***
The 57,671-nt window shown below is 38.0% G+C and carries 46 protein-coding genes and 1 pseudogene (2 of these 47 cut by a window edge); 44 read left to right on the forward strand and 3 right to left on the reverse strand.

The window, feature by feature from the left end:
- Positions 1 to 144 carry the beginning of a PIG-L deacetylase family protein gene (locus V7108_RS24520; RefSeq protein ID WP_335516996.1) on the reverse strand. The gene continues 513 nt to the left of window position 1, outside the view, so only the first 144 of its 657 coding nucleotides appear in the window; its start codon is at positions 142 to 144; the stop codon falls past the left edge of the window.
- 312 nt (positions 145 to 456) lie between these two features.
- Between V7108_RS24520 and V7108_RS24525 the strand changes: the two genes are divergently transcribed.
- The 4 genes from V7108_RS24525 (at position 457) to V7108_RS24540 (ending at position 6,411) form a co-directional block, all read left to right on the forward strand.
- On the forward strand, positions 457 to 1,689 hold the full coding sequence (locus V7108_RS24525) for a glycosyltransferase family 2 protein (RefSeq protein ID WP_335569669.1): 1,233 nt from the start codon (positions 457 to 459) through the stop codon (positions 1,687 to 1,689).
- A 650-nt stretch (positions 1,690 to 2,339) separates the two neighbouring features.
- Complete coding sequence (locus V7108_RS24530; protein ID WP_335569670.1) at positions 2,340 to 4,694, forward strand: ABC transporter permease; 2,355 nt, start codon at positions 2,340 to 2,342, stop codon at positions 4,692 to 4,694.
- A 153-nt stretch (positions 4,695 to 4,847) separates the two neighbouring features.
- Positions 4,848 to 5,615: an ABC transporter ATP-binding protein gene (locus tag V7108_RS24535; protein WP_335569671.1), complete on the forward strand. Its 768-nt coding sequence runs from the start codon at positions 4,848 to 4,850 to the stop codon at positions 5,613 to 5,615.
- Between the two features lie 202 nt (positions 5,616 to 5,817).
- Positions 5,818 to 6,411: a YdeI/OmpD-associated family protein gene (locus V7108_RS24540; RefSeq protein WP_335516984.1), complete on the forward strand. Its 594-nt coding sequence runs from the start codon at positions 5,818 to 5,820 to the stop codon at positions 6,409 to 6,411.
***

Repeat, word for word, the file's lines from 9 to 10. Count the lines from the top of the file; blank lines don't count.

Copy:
- Complete coding sequence (locus V7108_RS24530; protein ID WP_335569670.1) at positions 2,340 to 4,694, forward strand: ABC transporter permease; 2,355 nt, start codon at positions 2,340 to 2,342, stop codon at positions 4,692 to 4,694.
- A 153-nt stretch (positions 4,695 to 4,847) separates the two neighbouring features.